In the midst of record setting food pantry usage throughout the state, Growing Together Mini-Grants will provide fresh produce and nutrition education to pantries in 2023 through Iowa State University Extension and Outreach’s SNAP-Education program.A total of 30 projects are being funded, with the goal of increasing food security and promoting healthy food access and nutrition education.
In Winneshiek County, the Decorah Community Food Pantry will partner with the mini-grant program Master Gardeners to donate produce as well as offer educational opportunities for pantry clients. Volunteers at the new donation garden on the ISU Extension and Outreach Winneshiek County office campus will plant, maintain and harvest vegetable donations.
Master Gardener volunteers plant donation gardens with partners, support their community with plant-a-row programs to get more produce into food pantries, and glean fresh produce from farmers markets and home gardeners. All produce is donated to local food pantries, food banks and other food distribution sites with accompanying nutrition education materials.
In nearby Fayette County, the mini-grant program will be initiated to incrase production of the West Union donation garden and create a new donation garden in Oelwein. Produce will be donated to loal food pantries, including the Open Hands Food Pantry and the Plentiful Pantry.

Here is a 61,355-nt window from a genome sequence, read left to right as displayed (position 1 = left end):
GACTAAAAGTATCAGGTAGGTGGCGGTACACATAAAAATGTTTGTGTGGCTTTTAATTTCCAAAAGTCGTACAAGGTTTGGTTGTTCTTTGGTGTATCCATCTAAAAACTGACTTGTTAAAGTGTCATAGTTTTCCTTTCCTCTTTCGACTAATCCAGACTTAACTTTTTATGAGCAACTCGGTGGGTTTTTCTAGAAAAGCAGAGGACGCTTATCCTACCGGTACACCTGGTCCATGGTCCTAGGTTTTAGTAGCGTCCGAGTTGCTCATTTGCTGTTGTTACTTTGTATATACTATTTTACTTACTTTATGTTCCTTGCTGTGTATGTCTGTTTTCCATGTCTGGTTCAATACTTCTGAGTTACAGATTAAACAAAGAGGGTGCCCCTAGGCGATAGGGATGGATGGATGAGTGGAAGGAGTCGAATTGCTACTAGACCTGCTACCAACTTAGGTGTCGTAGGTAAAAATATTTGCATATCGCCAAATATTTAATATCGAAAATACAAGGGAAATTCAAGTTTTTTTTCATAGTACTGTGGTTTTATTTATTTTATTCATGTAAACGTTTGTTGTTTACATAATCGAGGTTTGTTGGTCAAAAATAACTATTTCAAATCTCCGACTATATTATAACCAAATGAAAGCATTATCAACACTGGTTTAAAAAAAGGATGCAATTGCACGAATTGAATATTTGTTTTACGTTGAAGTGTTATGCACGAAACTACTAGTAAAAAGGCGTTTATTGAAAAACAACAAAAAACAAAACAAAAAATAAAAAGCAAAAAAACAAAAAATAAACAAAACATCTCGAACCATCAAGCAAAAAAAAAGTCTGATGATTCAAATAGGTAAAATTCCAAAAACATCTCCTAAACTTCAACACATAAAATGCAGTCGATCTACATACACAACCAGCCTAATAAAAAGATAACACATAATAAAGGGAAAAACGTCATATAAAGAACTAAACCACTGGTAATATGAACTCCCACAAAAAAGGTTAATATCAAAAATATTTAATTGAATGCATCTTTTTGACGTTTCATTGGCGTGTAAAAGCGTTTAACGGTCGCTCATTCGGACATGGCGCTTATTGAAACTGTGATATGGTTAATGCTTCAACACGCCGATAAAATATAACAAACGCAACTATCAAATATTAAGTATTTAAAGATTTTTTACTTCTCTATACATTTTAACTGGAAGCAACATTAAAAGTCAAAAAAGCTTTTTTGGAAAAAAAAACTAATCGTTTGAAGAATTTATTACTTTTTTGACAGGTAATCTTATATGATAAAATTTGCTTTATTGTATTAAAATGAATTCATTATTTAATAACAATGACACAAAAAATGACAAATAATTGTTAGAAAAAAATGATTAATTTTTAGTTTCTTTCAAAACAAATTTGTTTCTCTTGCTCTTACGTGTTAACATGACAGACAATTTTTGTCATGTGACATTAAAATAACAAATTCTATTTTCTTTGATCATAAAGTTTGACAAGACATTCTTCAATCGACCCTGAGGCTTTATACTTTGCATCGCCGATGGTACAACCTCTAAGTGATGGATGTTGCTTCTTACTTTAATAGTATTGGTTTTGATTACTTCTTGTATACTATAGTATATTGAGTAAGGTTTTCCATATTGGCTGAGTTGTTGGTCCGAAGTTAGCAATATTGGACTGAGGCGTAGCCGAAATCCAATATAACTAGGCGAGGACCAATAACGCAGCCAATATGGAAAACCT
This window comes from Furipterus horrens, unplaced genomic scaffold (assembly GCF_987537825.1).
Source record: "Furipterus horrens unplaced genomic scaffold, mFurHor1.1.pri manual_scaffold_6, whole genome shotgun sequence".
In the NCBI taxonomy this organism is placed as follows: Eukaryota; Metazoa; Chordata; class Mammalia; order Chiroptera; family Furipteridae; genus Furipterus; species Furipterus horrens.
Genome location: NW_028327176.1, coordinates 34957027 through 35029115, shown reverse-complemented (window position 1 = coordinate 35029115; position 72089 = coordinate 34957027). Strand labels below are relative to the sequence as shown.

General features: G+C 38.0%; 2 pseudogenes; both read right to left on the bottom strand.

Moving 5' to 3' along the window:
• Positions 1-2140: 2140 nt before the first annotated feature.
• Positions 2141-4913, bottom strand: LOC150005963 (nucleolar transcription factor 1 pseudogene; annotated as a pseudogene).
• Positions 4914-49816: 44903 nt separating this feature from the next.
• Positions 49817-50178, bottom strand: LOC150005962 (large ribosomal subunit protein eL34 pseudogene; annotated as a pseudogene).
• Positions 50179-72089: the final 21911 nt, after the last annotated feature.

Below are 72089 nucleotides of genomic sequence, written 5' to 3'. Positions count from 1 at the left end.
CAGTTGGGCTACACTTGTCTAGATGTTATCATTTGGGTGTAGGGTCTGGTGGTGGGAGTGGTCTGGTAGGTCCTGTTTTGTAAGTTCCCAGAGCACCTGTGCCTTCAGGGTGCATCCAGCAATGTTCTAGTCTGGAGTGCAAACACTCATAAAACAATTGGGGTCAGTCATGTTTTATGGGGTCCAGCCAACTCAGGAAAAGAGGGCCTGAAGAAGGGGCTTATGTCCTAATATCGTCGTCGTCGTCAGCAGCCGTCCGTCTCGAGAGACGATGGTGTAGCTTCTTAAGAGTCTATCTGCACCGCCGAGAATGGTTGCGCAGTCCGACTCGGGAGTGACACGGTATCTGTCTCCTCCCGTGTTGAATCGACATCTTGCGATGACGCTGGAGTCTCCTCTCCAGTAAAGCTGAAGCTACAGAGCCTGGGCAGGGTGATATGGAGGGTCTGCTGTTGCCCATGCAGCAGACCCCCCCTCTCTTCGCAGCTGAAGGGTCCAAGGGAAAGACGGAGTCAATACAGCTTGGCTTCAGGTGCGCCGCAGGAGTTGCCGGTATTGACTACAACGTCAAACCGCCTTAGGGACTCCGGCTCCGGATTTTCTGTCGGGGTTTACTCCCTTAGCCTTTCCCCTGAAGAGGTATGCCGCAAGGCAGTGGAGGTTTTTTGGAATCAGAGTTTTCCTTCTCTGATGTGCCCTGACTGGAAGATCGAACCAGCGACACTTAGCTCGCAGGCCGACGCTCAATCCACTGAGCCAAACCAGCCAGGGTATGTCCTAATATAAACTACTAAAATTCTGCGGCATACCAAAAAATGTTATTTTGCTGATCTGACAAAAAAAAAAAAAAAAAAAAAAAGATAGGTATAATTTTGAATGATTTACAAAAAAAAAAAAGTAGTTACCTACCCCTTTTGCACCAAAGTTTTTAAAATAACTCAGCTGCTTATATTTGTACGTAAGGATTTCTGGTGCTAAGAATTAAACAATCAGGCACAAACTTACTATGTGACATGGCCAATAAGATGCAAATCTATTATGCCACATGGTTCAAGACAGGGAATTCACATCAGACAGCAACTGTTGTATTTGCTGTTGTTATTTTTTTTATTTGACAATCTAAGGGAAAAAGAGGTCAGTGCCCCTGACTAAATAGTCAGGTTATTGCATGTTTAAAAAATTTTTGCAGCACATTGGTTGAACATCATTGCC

Growing Together mini-grants have been funded by the United States Department of Agriculture’s SNAP-Education since 2016.
This year, additional funding for Growing Together Iowa was provided by Amerigroup. Iowa was the first state to create the Growing Together model, which has been replicated in Nebraska, Illinois, Wisconsin, Indiana, Michigan, Wyoming and Montana. Over the past seven years, the mini-grants have resulted in fruit and vegetable donations of almost 650,000 pounds in Iowa.
“This project mobilizes communities to help people experiencing food insecurity in a very tangible way,” said Katie Sorrell, extension education specialist and project coordinator for Growing Together. “Growing Together helps food pantries expand their offerings to include garden fresh fruits and vegetables.”
“It is exciting to see this program expanding into new areas of the state and increasing its impact,” said Alicia Herzog, Master Gardener program coordinator with ISU Extension and Outreach. “We know how taxed local food pantries are and the Master Gardener program is honored to play a role in helping our neighbors secure fresh produce.”